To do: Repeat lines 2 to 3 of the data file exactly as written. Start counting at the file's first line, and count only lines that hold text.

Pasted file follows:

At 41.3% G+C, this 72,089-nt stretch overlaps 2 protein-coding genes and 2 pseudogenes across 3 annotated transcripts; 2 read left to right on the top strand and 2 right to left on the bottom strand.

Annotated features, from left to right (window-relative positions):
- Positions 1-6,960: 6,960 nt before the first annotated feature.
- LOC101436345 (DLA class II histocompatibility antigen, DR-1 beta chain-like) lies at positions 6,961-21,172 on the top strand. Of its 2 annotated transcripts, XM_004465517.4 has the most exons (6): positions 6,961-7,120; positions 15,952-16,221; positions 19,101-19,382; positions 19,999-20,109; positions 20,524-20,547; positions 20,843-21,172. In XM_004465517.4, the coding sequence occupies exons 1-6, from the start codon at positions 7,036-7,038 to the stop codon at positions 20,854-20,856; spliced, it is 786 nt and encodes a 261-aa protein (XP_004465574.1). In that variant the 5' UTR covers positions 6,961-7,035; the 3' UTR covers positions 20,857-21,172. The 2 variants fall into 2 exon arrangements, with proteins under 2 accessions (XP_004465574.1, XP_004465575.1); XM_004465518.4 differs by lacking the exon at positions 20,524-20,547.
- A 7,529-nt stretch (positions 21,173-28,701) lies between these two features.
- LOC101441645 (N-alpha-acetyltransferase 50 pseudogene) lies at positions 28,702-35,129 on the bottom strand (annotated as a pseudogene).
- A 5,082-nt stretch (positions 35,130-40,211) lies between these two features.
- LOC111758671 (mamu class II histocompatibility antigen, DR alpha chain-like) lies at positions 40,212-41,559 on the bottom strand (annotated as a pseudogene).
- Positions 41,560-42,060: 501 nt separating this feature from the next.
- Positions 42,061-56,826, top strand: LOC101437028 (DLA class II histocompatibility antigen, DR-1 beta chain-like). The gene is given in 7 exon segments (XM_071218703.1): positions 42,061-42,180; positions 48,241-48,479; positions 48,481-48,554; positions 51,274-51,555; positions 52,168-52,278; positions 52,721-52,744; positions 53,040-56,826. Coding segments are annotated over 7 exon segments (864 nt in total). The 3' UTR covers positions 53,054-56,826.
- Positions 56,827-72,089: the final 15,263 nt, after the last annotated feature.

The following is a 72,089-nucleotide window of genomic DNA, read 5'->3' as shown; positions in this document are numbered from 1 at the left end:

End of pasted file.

Annotated features, from left to right (window-relative positions):
- Positions 1-6,960: 6,960 nt before the first annotated feature.